CARDINAL MARTINO PENS ON POPE'S SPEECHES IN BAVARIA
Raffaele Martino, president of the Pontifical Council for Justice
and Peace, wrote an in-depth article on Benedict XVI's recent speeches
in Bavaria which appears in the September 25 edition of L'Osservatore
Van Thuân International Observatory for the Social Doctrine
of the Church translated the article which pointed out the that
polemical target of the Pope Benedict's speeches is self limitation
of western reason.
is Cardinal Martino's article:
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"Quaestio de Veritate," Christianity and Other Religions
The Speeches Delivered by Benedict XVI During His Trip to Bavaria
Cardinal Raffaele Martino
of the statements made by the Pope in the course of his journey
to Bavaria, from the 9th to the 14th of September, concerned truth,
starting from a question that is often present in the speeches and
homilies of the Pontiff: Can Christianity still be considered reasonable
in the eyes of today's man? We believe in God, "is it reasonable?"
he asked himself during the homily at Islinger Feld on the morning
of September 12. In fact, the West seems to suffer from a "hardness
of hearing" and what is said about God "strikes us as
pre-scientific, no longer suited to our age," he said on Sunday,
September 10, during the holy Mass at the outdoor site of the Neue
Messe in Munich.
to Benedict XVI, the clarification of the relationship between Christianity
and truth, and therefore between Christianity and reason, is important
first of all for the re-evangelization of the Western world and
is also equally important for establishing a relationship between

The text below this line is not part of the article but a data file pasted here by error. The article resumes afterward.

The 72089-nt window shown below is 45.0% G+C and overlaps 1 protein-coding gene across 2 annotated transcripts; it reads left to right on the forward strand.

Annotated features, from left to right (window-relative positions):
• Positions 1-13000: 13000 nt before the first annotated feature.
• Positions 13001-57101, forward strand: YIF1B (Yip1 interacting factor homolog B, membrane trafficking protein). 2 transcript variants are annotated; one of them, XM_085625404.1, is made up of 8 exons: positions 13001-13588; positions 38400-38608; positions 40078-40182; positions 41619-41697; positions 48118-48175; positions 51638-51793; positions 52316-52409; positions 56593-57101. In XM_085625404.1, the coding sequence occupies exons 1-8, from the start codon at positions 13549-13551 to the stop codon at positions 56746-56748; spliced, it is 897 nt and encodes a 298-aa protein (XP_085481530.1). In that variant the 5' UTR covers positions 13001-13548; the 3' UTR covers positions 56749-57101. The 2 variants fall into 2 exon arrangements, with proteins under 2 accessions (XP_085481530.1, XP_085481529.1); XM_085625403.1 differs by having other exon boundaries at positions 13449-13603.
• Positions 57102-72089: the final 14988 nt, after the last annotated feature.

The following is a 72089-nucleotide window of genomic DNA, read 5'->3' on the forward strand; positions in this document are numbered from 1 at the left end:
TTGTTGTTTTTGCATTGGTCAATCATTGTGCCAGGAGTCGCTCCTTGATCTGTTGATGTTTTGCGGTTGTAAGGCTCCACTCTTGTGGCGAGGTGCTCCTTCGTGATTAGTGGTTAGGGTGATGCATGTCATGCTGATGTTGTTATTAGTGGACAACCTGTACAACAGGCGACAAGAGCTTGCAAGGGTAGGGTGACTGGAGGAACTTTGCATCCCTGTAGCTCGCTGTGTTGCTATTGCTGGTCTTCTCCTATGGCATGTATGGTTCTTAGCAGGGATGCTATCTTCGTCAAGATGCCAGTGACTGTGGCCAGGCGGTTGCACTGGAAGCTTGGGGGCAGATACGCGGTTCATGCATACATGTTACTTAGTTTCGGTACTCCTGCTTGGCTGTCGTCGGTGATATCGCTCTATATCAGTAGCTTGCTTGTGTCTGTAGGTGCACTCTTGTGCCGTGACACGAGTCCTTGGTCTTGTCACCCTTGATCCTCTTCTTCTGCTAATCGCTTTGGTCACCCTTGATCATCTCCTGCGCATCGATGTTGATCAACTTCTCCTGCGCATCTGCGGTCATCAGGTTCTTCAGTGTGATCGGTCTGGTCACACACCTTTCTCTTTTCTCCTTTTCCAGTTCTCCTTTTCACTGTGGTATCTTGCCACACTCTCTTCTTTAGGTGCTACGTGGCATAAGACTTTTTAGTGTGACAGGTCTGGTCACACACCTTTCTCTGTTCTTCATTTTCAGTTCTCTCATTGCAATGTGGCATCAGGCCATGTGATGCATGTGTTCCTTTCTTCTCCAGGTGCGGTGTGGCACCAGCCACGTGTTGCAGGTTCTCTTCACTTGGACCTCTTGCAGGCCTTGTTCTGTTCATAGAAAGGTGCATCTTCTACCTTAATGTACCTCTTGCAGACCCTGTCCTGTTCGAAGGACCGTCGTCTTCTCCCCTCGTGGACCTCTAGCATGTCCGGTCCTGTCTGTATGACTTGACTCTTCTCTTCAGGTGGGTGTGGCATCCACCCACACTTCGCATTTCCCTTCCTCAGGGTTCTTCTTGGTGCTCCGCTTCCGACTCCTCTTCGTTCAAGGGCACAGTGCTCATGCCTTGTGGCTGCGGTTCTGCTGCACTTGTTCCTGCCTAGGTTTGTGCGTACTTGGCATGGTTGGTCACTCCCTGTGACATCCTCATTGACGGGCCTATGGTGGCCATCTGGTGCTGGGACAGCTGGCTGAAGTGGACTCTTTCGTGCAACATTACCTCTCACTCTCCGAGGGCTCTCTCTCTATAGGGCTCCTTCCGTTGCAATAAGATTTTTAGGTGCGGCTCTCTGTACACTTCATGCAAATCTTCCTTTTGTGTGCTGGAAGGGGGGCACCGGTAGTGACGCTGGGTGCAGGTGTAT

all religions based on dialogue and tolerance. These aspects must
be addressed separately, even though they are connected.
is the faith in Creative Reason, not Unreason. At Islinger Feld,
the Pope asked himself -- "What came first?" -- and provided
the two possible answers: "Creative Reason, the Creator Spirit
who makes all things and gives them growth, or Unreason, which,
lacking any meaning, yet somehow brings forth a mathematically ordered
cosmos, as well as man and his reason." However, this second
answer is illogical because then our reason would be only a casual
product of evolution, therefore the product of an irrational process.
Christian faith, concludes the Pope, believes "that at the
beginning of everything is the eternal Word, with Reason and not
same concept is reiterated in the "Lectio magistralis"
at the University of Regensburg: "Not to act in accordance
with reason is contrary to God's nature."
polemical target of these statements by the Holy Father is the self-limitation
of Western reason. Christianity does no longer seem reasonable to
the Western man because he has adopted a reductive, positivistic
idea of reason that accepts as true only what is mathematical and
empirical. The Pope described and exposed the limits of this type
of rationality in his lecture at the meeting with the representatives
of science at the University of Regensburg.
"only the kind of certainty resulting from the interplay of